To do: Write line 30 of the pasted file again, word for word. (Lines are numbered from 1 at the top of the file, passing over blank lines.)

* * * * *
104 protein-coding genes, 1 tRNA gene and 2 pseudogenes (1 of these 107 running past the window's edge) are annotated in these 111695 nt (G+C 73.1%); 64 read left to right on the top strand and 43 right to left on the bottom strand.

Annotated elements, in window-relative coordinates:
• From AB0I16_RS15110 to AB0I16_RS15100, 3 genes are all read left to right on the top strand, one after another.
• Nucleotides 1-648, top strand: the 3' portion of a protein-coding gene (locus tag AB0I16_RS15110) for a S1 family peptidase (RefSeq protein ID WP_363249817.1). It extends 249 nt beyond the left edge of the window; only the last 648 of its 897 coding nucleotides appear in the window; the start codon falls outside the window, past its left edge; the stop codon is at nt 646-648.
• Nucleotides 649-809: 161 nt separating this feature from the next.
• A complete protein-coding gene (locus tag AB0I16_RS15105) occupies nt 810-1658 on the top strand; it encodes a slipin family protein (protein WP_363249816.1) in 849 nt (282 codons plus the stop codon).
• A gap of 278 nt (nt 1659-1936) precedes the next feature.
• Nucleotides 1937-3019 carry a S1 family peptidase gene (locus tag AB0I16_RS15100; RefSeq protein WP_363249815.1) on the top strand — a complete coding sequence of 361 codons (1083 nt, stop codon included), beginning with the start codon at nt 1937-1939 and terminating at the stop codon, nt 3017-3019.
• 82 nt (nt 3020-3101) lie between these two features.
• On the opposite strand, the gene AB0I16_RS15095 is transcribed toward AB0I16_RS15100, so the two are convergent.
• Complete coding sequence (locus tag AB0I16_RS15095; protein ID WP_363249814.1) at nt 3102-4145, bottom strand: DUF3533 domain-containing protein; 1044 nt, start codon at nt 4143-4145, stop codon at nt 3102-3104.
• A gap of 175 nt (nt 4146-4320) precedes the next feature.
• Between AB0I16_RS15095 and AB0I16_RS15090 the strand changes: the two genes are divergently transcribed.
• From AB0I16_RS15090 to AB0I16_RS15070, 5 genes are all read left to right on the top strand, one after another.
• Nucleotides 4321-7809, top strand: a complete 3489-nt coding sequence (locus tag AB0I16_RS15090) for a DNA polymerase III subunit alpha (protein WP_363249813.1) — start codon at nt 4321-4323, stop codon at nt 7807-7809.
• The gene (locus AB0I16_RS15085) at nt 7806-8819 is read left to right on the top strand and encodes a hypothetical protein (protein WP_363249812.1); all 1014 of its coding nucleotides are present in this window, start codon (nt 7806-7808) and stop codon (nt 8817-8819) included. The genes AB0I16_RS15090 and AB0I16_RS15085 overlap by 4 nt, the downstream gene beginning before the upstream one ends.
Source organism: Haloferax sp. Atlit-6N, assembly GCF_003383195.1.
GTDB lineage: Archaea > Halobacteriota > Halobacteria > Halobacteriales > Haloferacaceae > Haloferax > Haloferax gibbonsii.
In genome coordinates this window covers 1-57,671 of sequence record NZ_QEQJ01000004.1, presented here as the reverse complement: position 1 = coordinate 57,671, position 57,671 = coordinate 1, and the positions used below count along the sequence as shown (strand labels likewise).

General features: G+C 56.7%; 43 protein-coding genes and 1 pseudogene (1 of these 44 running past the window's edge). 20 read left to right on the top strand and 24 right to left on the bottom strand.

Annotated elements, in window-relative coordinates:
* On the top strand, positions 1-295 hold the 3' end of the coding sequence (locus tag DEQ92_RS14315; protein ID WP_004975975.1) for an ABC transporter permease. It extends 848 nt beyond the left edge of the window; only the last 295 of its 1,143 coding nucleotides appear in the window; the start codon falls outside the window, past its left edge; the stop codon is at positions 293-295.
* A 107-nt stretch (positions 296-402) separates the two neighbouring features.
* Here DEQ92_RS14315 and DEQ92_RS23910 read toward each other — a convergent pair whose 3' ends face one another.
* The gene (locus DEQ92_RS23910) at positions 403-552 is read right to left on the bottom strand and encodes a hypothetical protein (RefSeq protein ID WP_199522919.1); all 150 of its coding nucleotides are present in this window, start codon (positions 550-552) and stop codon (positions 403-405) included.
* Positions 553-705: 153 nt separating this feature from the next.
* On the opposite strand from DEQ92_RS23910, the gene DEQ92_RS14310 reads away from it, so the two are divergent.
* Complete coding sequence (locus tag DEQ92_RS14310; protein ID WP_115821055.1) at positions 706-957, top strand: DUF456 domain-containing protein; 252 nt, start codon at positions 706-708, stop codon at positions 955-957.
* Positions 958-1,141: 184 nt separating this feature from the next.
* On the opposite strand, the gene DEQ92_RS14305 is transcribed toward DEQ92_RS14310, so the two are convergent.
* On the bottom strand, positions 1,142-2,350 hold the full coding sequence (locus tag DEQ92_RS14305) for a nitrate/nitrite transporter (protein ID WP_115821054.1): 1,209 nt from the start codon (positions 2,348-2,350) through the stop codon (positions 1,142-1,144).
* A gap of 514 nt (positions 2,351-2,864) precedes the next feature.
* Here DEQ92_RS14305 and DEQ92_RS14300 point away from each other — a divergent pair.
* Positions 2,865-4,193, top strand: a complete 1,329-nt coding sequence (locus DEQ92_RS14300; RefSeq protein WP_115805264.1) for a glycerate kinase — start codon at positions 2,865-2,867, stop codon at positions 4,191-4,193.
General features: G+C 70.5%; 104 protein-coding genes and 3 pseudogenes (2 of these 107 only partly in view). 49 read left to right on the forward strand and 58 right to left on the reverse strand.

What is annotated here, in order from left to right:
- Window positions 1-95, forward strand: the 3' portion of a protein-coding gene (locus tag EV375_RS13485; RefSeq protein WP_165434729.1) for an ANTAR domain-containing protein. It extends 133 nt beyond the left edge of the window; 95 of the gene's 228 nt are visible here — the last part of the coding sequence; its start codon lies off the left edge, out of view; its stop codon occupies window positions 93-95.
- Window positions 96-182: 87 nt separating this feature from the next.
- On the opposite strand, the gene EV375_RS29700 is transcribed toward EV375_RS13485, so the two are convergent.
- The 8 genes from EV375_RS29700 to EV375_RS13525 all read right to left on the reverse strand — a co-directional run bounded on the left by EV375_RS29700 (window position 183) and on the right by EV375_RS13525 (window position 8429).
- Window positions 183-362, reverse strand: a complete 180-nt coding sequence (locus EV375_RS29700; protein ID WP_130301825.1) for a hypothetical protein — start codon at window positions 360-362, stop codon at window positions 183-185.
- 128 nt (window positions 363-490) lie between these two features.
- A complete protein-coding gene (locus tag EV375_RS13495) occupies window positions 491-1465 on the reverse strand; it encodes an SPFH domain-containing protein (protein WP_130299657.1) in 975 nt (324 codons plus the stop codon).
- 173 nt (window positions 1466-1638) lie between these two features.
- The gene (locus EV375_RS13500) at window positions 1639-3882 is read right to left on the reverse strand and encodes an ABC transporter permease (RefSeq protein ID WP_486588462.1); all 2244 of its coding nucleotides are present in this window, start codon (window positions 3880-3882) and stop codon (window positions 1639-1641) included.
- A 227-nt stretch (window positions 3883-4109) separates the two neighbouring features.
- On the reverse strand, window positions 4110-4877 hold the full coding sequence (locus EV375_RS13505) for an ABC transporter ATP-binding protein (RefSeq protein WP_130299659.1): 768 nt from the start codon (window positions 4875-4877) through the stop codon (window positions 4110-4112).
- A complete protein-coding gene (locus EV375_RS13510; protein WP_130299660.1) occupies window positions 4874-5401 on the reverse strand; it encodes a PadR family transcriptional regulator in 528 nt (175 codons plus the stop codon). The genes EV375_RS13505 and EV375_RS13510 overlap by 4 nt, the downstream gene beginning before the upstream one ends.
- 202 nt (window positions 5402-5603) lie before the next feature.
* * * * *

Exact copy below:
* On the opposite strand, the gene DEQ92_RS14305 is transcribed toward DEQ92_RS14310, so the two are convergent.